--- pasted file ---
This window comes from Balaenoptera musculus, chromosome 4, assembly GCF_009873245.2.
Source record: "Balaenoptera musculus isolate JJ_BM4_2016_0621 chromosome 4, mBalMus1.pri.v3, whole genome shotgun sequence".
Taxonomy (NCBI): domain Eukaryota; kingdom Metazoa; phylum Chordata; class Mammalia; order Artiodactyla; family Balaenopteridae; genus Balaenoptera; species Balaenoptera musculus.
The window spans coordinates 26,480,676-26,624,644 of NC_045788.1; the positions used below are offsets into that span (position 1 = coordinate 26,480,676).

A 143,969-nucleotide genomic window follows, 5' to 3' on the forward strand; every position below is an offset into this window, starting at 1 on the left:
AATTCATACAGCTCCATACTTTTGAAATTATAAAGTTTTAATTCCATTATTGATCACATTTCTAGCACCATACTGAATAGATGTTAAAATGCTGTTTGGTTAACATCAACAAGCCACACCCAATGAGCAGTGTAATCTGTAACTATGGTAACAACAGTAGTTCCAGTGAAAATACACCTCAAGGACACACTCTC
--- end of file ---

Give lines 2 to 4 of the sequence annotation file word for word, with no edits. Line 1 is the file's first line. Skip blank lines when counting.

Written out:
Source record: "Balaenoptera musculus isolate JJ_BM4_2016_0621 chromosome 4, mBalMus1.pri.v3, whole genome shotgun sequence".
Taxonomy (NCBI): domain Eukaryota; kingdom Metazoa; phylum Chordata; class Mammalia; order Artiodactyla; family Balaenopteridae; genus Balaenoptera; species Balaenoptera musculus.
The window spans coordinates 26,480,676-26,624,644 of NC_045788.1; the positions used below are offsets into that span (position 1 = coordinate 26,480,676).